The war in Ukraine due to the invasion by the Russian Army is having a devastating impact on the country’s children with disabilities. Families are terrified, in shock, and desperate for safety. In conflict, children with disabilities are among the most vulnerable. They often require specialized treatment and services. Without access to services, schools and assistive products like wheelchairs, many children with disabilities face a very real risk of exclusion, neglect and stigmatization as the war continues.
As of 20 March 2022, The World Health Organisation (WHO) has verified 52 attacks on health care in 25 days. This is, of course, unacceptable and health care must always be protected. The attacks on medical and education facilities have decimated the Ukraine’s health and education systems. It is estimated that more than 4 million people have been forced to leave the country, including thousands of children. This has hit children with disabilities the hardest, leaving many without access to specialized care and accessible education facilities they need.
The implications cannot be underestimated. Lack of access to proper medical and psychological care will prolong or worsen injuries and disabling conditions among children. The risk of being exposed to violence and facing difficulties to access basic services including health and education are exponentially higher for children with disabilities. The risk of violence, exploitation, abuse and neglect for children with disabilities is even further heightened by the death of or separation from caregivers. On top of this, families of children with disabilities in a conflict often lack the means or ability to provide their children with the assistive equipment they need, while neighbouring countries are hosting an unprecedented number of refugees from Ukraine. The refugee flow is adding a huge strain on service provision, challenging Ukrainian and host communities’ access to the required services and care to families who have children with disabilities.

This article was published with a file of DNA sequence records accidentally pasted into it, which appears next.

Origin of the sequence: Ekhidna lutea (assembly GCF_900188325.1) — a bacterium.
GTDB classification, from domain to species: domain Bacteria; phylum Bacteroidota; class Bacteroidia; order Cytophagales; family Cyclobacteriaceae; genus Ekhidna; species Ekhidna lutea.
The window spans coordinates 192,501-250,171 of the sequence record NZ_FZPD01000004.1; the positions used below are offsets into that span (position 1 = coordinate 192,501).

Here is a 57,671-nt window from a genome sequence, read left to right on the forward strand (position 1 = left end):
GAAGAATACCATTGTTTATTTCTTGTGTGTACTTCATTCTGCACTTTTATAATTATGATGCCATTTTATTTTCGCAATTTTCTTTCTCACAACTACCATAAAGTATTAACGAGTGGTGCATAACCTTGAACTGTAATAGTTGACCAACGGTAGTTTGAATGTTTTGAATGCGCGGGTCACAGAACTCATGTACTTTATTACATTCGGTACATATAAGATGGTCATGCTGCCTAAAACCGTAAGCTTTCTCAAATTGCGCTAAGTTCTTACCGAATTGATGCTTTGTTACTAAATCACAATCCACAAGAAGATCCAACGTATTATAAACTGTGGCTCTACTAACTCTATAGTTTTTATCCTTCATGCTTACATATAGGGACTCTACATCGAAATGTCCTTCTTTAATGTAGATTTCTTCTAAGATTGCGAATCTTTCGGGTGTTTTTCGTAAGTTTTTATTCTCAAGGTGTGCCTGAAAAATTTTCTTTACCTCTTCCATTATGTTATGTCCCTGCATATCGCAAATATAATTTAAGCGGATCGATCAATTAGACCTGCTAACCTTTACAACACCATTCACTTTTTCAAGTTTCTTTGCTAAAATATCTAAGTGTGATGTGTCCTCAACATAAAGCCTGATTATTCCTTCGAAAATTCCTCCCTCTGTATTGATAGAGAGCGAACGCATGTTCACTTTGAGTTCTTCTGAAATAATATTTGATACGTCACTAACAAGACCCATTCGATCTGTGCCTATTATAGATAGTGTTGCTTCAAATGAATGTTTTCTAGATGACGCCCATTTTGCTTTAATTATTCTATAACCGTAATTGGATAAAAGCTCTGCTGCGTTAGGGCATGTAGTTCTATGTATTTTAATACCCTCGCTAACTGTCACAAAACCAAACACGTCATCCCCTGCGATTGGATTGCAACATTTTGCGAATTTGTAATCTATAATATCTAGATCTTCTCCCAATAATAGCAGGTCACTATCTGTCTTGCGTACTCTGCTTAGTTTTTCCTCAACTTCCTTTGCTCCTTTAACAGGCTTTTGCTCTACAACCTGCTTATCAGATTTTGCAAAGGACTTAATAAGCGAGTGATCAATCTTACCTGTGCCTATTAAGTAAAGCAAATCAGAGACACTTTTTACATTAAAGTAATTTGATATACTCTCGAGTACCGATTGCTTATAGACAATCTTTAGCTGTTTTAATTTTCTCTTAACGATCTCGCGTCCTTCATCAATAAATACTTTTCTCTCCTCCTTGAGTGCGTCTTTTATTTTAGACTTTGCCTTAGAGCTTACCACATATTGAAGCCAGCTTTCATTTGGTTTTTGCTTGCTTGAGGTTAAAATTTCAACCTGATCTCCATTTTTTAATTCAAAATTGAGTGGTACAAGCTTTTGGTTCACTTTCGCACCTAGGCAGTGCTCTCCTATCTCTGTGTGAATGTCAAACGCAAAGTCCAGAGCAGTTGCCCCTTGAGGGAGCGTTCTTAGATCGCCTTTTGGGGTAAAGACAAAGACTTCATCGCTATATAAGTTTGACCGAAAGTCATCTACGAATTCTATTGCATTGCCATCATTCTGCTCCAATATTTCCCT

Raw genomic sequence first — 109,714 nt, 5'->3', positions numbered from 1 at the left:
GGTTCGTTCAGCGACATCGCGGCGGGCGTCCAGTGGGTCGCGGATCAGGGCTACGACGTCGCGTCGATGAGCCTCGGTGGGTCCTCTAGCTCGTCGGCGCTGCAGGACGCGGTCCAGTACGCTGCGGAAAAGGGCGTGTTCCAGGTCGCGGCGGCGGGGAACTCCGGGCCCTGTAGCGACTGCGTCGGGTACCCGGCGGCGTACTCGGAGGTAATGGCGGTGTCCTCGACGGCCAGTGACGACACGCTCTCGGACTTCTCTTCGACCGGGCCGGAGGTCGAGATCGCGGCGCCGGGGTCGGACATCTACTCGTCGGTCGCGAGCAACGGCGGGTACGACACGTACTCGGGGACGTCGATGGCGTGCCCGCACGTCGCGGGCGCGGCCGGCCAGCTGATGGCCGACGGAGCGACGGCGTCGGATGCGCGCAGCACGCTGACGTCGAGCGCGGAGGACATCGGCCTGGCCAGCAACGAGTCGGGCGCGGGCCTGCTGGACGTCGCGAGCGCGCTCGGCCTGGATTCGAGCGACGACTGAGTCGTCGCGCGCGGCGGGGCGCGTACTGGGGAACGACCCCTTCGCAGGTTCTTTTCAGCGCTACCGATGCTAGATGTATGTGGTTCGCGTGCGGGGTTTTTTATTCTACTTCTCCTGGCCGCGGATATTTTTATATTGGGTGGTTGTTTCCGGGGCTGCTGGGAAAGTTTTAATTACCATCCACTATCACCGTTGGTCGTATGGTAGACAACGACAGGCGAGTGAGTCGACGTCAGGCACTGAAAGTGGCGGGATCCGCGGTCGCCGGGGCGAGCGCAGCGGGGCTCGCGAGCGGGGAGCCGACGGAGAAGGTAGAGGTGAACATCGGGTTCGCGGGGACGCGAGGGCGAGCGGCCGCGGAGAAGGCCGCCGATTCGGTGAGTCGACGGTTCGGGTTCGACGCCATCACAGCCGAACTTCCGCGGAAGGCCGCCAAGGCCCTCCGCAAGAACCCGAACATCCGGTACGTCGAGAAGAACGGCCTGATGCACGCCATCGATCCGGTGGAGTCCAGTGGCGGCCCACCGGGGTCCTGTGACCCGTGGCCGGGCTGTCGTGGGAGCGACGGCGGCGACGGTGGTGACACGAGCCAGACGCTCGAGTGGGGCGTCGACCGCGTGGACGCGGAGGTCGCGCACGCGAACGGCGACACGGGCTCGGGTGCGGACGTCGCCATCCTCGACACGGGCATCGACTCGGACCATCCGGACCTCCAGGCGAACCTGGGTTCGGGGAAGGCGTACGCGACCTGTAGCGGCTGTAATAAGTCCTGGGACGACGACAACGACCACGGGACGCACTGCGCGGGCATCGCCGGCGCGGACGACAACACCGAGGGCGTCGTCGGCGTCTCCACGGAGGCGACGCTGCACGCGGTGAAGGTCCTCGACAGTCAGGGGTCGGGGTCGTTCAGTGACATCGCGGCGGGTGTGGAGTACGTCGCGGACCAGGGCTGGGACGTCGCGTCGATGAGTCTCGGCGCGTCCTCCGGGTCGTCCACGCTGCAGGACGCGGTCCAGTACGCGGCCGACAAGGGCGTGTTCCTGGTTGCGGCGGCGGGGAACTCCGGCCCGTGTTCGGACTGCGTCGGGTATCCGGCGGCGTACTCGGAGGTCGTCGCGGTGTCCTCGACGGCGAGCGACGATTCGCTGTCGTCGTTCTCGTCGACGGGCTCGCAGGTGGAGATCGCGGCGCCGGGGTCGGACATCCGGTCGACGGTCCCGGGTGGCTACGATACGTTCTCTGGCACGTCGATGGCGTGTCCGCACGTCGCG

Therefore, on behalf of children with disabilities affected by the conflict in Ukraine, the European Academy of Childhood Disability (EACD) and partners are asking those involved in the war, those who have influence over them, all neighbouring countries and the international community for the following actions for children with disabilities inside Ukraine and refugee-host countries:
- Invest in providing lifesaving support and long-term rehabilitation services, including psychosocial support and mental health care for children with disabilities.
- Provide children with disabilities early passage across borders and ensure safeguarding of the human rights of children with disabilities and their access to basic services including health and nutrition, education, child protection and shelter.
- Increase financial assistance to families with children with disabilities to help provide access to assistive products like wheelchairs, canes and prosthetics.
- Produce and provide a resource containing information on relevant local rehabilitation resources, care facilities, family support resources and any other information that may help the children with disabilities to access care readily.
- Provide flexible, unrestricted, multi-year funding to meet the needs of children, including those with disabilities and their families to increase their access to specialized services.
- Support reconstruction and recovery efforts by prioritising the needs of children, including children with disabilities.
- End all restrictions on the delivery of humanitarian aid to children and their families within Ukraine.
BACD Statement - Ukraine
We express dismay at the violence and destruction in Ukraine and our solidarity with the Ukrainian people. All will be subject to fear and disruption of their lives and communities, if not far worse tragedies, with serious long term consequences for health and well- being.
We are particularly concerned for the plight of children with disabilities and their families who will also suffer from the loss of support services and specialist equipment and are often the most vulnerable in society.
We stand with the British Medical Association in calling on the Russian government to ensure that the medical workforce can continue to care for patients without threat of violence or interruption and we commend the work of the international emergency relief agencies and local support organisations within Ukraine, including our colleagues in the Ukrainian Academy of Childhood Disability.
Many of our members will want to do something personally – if you want to make a donation this can be done via UNICEF or the Disasters Emergency Committee, or the Ukrainian Institute London (ukrainianinstitute.org.uk) has a list of organisations and charities who are helping in Ukraine.